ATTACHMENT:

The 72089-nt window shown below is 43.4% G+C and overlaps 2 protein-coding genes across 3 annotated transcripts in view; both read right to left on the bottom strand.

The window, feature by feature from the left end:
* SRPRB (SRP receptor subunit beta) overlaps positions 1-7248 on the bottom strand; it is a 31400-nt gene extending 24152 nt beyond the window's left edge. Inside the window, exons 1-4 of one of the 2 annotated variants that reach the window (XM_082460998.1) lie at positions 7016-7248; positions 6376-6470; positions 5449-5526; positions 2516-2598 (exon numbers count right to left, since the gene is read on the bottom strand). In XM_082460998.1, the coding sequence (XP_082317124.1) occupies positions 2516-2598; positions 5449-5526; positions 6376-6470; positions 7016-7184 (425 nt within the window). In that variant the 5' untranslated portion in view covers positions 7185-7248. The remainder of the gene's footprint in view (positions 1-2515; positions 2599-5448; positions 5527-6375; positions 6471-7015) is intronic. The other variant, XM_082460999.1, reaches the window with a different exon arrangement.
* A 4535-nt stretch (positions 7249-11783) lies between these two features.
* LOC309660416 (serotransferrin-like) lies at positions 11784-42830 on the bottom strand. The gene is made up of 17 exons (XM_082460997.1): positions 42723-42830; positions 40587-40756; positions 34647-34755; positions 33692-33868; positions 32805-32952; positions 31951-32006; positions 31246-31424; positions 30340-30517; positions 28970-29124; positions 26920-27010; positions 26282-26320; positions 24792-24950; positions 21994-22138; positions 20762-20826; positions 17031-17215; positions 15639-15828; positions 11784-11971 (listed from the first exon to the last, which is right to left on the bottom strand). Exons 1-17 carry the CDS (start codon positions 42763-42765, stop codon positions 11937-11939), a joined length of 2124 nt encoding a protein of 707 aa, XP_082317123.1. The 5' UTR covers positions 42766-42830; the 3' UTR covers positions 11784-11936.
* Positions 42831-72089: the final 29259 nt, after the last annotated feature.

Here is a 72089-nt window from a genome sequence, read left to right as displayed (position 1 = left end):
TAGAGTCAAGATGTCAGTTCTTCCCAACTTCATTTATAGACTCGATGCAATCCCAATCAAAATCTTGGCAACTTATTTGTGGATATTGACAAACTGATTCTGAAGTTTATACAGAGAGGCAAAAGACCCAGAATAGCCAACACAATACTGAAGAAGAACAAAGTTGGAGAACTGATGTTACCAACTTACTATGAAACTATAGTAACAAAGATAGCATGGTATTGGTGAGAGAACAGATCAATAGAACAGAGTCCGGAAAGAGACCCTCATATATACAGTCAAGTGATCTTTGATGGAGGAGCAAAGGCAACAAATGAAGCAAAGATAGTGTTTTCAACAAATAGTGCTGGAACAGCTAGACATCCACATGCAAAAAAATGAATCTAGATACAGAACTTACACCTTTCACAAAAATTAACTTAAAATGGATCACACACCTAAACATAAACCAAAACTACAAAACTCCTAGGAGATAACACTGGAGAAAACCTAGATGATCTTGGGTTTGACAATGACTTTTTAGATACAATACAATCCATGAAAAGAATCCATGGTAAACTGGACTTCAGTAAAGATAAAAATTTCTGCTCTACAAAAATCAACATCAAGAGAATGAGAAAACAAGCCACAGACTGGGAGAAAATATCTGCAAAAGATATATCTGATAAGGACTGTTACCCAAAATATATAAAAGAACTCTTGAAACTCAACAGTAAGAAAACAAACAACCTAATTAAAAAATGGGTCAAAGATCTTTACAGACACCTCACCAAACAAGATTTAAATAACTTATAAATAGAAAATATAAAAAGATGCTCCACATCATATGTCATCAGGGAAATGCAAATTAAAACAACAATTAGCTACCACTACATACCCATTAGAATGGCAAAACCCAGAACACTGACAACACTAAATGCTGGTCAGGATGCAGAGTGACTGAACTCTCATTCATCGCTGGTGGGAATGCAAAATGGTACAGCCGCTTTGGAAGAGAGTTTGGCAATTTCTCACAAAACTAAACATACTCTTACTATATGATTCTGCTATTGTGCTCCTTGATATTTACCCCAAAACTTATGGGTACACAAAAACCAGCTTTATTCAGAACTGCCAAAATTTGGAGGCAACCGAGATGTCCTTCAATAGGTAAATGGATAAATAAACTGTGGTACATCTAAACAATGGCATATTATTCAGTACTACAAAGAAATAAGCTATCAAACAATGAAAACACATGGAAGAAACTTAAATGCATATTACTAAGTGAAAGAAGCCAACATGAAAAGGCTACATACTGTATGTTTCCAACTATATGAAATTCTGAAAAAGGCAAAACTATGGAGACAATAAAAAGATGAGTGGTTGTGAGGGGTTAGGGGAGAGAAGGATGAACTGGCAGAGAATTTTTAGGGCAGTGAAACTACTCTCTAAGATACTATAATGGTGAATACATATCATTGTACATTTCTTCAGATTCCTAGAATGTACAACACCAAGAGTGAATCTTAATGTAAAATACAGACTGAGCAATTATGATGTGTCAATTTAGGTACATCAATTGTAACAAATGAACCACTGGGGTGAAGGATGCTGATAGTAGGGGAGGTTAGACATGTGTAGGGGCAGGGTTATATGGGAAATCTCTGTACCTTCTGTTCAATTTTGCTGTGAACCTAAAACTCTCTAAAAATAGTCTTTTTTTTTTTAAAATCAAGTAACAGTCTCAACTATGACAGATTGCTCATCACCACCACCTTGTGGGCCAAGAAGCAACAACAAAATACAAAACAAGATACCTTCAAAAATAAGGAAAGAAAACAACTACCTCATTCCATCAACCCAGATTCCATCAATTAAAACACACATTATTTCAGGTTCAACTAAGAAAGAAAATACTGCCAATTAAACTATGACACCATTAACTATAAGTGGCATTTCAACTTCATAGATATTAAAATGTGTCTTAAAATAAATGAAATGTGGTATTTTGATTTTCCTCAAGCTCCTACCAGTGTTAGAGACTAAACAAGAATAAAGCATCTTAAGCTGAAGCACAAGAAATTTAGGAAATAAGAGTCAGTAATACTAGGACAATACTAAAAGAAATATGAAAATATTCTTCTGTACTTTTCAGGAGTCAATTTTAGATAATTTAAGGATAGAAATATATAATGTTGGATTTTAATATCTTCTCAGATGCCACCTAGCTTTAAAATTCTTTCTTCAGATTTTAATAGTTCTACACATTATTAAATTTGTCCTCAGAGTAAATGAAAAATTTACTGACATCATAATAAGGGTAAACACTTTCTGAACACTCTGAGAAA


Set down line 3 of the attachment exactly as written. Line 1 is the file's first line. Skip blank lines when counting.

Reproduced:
* SRPRB (SRP receptor subunit beta) overlaps positions 1-7248 on the bottom strand; it is a 31400-nt gene extending 24152 nt beyond the window's left edge. Inside the window, exons 1-4 of one of the 2 annotated variants that reach the window (XM_082460998.1) lie at positions 7016-7248; positions 6376-6470; positions 5449-5526; positions 2516-2598 (exon numbers count right to left, since the gene is read on the bottom strand). In XM_082460998.1, the coding sequence (XP_082317124.1) occupies positions 2516-2598; positions 5449-5526; positions 6376-6470; positions 7016-7184 (425 nt within the window). In that variant the 5' untranslated portion in view covers positions 7185-7248. The remainder of the gene's footprint in view (positions 1-2515; positions 2599-5448; positions 5527-6375; positions 6471-7015) is intronic. The other variant, XM_082460999.1, reaches the window with a different exon arrangement.